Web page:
The following is based on an opinion column from our board president, Walter Neary, printed in the summer 2023 journal for HFSA members:
This has been a historic year for Fort Steilacoom, as we make plans for a brighter future. I’m very proud of our current board for recognizing the truth of a famous quote: The definition of insanity is doing the same thing over and over and expecting a different result.
This quote occurred to me a couple years ago, when I had the pleasure of returning after exactly 20 years as president of the board of Historic Fort Steilacoom.
What I saw is the challenges we faced in 2021 were the same challenges we faced in 2001.
- Too few volunteers.
- Too little public unawareness that the U.S. Army fort that claimed Seattle and the rest of Puget Sound for the United States is in Lakewood.
- Too little money for maintenance or educational programs.
- No paid staff.
- Buildings slowly or even quickly suffering water or other damage for lack of investment.
- No volunteer coordinator.
- Someone looking at the board president, or the secretary, or you name the person, like they’re the one who should accomplish things.
I could go on. You get the idea. When I joined the board in 2021, we had the same idea we had in 2001: That the problem was us, to paraphrase Taylor Swift.
- If only we could hold more tours, that would solve the problem!
- If only we spiffed up our newsletter, that would solve the problem!
- If only we rejiggered something, we’d make up for the fact that Fort Steilacoom’s budget is 1.3 percent of the nearest fort museum.
Our current board has embraced a new way of thinking—the problem is Washington.
Washington is the only state in the nation that has put its most historic buildings – ‘first fort’ under the management of a mental hospital and social services agency.
Washington is the only state in the nation that asks a band of volunteers to pay for, maintain, and interpret the complex stories of a first U.S. Army fort. We’ve begun to involve Tribes through our board to address some challenging questions of interpretation. But we have a long way to go.
Suppose Washington treated its schools the same way it treats Puget Sound’s first fort. I suppose we should be glad Washington didn’t put all the public school lands under the management of DSHS. I mean, that model could save a ton of money.
- Lay off all the school boards, administrators, and teachers. No paid staff.
- Let parents organize the classes that take place on those lands, without tax support.
- That would sure put some stress on parents. But the schools would be all volunteer!
And it’s likely education would suffer. Maybe—education takes expertise and investment. The fact of the matter is, based on what we see in 49 other states, a first fort needs a parent organization that knows something about education.
The search for rational governance begins
We first articulated this perspective in a guest column kindly shared by The News Tribune. Then, advocates for history and champions of clear thinking offered perspectives. Feliks Banel did a thorough look at the subject for KIRO. Knute Berger wrote a supportive note in his newsletter, Mossback.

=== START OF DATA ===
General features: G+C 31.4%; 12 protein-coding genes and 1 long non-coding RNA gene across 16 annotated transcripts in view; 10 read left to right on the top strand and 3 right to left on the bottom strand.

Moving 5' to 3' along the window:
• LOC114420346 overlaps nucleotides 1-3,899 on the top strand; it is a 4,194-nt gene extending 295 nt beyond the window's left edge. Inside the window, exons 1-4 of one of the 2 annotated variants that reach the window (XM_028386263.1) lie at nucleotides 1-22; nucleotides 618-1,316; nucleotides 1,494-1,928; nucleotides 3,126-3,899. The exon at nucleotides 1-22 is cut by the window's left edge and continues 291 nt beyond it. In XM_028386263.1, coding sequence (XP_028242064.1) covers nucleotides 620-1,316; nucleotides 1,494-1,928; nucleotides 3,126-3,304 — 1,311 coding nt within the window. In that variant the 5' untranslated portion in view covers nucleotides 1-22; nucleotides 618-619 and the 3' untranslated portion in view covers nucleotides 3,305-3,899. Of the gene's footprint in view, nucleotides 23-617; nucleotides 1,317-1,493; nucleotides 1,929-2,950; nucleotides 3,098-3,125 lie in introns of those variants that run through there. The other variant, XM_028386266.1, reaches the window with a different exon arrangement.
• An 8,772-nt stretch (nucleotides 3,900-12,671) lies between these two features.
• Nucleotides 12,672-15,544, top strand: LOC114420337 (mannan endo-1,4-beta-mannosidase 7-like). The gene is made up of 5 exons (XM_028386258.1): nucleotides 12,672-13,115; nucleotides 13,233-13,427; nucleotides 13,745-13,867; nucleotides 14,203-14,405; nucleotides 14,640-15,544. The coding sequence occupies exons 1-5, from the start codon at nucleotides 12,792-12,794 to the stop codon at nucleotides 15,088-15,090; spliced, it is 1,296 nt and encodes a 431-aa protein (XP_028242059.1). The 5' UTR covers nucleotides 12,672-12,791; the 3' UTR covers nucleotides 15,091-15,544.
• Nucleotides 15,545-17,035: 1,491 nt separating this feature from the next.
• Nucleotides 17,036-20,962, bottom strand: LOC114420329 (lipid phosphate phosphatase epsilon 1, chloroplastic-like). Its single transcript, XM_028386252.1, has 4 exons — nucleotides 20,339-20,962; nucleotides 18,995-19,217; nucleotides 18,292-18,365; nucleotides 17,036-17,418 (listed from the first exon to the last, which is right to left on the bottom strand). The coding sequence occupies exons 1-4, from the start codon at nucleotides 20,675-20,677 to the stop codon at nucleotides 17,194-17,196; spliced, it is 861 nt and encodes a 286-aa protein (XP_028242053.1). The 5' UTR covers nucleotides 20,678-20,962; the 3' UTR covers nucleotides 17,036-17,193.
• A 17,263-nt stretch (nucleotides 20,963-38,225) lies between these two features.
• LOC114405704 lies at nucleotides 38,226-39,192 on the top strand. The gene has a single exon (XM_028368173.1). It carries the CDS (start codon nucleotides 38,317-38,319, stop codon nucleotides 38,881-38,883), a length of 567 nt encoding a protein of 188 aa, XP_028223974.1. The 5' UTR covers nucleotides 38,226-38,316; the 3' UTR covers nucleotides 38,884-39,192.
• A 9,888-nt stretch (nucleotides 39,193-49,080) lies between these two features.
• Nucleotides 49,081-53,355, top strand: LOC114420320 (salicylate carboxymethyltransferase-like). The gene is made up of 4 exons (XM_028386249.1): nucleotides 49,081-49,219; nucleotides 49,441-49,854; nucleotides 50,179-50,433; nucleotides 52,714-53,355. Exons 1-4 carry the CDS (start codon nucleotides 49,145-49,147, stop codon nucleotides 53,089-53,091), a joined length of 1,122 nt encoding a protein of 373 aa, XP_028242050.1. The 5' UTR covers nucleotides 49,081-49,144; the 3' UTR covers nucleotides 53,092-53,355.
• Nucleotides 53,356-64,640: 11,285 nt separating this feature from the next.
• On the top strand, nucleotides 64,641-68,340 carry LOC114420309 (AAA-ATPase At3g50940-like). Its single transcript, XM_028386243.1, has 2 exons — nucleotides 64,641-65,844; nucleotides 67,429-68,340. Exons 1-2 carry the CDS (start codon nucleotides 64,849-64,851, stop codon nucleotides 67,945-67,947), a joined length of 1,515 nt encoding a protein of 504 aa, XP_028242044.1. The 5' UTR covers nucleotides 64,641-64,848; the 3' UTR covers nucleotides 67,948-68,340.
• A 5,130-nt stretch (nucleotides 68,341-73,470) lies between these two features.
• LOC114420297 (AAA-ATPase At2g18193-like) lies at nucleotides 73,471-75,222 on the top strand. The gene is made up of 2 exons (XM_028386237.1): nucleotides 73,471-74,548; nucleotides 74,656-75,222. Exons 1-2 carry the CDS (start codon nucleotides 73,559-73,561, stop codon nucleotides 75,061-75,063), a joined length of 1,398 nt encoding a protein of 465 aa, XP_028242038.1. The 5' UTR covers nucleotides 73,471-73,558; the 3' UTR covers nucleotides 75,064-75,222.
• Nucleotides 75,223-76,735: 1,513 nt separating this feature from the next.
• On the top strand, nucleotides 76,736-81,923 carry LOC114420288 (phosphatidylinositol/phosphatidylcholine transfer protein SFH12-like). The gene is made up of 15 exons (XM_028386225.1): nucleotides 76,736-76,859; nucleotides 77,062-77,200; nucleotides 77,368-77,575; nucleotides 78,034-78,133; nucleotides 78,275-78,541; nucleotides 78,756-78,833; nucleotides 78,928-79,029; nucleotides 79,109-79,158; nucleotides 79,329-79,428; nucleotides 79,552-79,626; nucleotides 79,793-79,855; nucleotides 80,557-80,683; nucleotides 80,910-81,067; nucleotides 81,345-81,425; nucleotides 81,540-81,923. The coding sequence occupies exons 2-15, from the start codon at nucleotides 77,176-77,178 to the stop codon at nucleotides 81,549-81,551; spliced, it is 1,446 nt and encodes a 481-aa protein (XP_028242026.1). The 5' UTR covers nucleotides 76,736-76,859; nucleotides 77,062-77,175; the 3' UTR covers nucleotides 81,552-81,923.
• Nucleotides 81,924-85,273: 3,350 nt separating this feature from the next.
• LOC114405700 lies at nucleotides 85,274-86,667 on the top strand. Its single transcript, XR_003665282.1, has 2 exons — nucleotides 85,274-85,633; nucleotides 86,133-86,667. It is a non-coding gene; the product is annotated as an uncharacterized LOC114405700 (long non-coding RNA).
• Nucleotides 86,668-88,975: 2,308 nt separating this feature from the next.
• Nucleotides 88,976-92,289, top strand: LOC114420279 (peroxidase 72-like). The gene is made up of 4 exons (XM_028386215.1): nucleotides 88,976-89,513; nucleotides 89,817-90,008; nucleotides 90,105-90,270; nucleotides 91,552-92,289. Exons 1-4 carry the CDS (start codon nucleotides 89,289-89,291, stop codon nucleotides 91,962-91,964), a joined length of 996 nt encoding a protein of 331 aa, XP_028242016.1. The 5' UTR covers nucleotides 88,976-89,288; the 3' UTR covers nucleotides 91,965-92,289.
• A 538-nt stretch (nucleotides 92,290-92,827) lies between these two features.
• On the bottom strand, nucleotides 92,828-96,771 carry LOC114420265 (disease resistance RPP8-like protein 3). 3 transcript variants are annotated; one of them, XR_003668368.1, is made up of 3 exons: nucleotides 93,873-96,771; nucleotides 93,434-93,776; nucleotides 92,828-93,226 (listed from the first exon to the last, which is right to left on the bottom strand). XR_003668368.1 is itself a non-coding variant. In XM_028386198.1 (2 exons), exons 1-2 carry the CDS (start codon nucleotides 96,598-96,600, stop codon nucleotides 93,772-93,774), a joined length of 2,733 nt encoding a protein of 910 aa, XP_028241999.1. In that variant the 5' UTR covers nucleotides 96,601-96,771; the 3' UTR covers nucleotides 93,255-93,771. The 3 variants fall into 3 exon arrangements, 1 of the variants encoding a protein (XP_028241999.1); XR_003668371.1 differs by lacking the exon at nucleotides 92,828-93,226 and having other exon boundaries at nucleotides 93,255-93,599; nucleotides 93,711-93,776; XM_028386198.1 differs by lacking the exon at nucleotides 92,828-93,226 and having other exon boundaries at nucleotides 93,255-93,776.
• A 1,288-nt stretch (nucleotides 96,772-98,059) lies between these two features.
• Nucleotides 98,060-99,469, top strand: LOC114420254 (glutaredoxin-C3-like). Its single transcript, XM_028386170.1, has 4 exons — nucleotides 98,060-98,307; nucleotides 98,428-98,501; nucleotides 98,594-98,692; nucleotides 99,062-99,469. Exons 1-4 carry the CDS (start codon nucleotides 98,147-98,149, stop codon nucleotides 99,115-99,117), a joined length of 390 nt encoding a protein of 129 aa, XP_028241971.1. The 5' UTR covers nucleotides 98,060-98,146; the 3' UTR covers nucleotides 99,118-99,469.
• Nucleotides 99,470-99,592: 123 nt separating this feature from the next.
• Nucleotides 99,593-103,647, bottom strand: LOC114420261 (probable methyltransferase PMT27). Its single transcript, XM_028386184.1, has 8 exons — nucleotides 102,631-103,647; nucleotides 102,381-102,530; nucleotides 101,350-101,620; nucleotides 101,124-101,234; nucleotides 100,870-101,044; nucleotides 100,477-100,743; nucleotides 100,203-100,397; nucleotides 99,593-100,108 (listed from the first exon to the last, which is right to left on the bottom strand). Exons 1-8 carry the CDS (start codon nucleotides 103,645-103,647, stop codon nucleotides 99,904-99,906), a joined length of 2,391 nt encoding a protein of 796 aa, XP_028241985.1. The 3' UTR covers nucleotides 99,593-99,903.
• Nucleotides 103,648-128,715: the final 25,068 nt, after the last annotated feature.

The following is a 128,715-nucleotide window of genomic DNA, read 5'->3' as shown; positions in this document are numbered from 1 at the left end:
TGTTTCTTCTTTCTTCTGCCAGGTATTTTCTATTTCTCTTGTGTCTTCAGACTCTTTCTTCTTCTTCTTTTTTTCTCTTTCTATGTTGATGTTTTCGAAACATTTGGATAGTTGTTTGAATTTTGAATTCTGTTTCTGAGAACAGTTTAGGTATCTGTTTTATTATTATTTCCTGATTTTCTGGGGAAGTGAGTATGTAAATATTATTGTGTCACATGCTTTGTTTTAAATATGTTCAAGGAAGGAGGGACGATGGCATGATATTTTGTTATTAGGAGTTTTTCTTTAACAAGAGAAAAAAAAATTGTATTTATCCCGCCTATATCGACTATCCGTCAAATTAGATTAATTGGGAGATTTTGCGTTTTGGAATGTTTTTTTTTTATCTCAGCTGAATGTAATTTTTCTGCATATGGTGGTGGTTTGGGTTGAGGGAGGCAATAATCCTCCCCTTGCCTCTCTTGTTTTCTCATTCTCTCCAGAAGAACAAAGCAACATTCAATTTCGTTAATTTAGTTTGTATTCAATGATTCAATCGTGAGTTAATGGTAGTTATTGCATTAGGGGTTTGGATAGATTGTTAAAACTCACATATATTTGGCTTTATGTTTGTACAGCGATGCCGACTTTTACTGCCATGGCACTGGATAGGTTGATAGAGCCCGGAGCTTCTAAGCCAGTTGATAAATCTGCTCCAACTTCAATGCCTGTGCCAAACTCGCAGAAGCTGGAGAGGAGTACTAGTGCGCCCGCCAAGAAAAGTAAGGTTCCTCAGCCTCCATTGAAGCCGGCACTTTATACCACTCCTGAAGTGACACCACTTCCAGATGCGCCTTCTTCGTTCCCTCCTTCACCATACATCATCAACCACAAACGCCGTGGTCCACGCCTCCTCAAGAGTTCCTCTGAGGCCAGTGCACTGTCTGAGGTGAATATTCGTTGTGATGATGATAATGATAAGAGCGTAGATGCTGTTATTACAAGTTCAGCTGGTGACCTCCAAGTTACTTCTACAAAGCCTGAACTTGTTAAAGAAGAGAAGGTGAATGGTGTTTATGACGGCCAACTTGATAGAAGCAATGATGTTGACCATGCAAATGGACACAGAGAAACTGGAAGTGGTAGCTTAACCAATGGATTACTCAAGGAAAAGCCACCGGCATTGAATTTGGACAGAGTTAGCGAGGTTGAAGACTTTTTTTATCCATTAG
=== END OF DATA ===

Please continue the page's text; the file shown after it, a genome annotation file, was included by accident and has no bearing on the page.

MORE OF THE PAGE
At the same time, visionaries within the City of Lakewood have recognized what you already know as a member: Fort Steilacoom is an amazing resource. Fort Steilacoom provides:
- Hands-on illustration of the daily life of a pioneer.
- Direct connection to Washington Territory’s political history.
- Direct connection to one of the, if not the most, studied historical events in the history of this nation: the U.S. Civil War.
And you can walk through four buildings configured as they were in 1858. Where else can you do that in Puget Sound? It’s a chance to learn about the daily life of pioneers in buildings that actually witnessed daily life of pioneers.
I remain hopeful the fort finds a landlord with expertise in telling these stories, whether that’s the City of Lakewood, or another parks or museum agency. Fort Steilacoom and its volunteers could do amazing things if we had the same governance found in the other 49 states.
Honoring the current landlord
Before concluding, I want to make a point about Western State and DSHS. In no way, shape, or form, is this initiative a rejection of the many ways they have supported Fort Steilacoom. We’re just looking for an appropriate landlord.
In fact, I think we’re the ones who respect DSHS. Let me explain.
The state of Washington thinks DSHS has nothing better to do than take care of four of the most historic buildings that stand together in Puget Sound.
That’s rather insulting.
That’s like me coming to your workplace while you’re on the job and saying, “Hey, you don’t have anything better to do. Go to Safeway right now and grab me some things!”
I don’t know about you, but I’d be insulted by such a request. My work must be unimportant to you.
To me, this is indicative of how we don’t support mental health care. We, as a state, think so little of mental health care workers that we ask them to do something completely inappropriate: Care for and interpret a historic resource.
The state of Washington, which has responsibility for its own history, is effectively saying, “Eh, whatever, all Western State is doing is mental health care. They have time.”
As someone who has had family members with mental health issues, this makes me angry.
Mental health care is a full time job. DSHS has enough to do, and meanwhile, Fort Steilacoom has stories to tell.
We are thrilled to be on that journey with the members who are supporting the buildings. Thank you for being a member!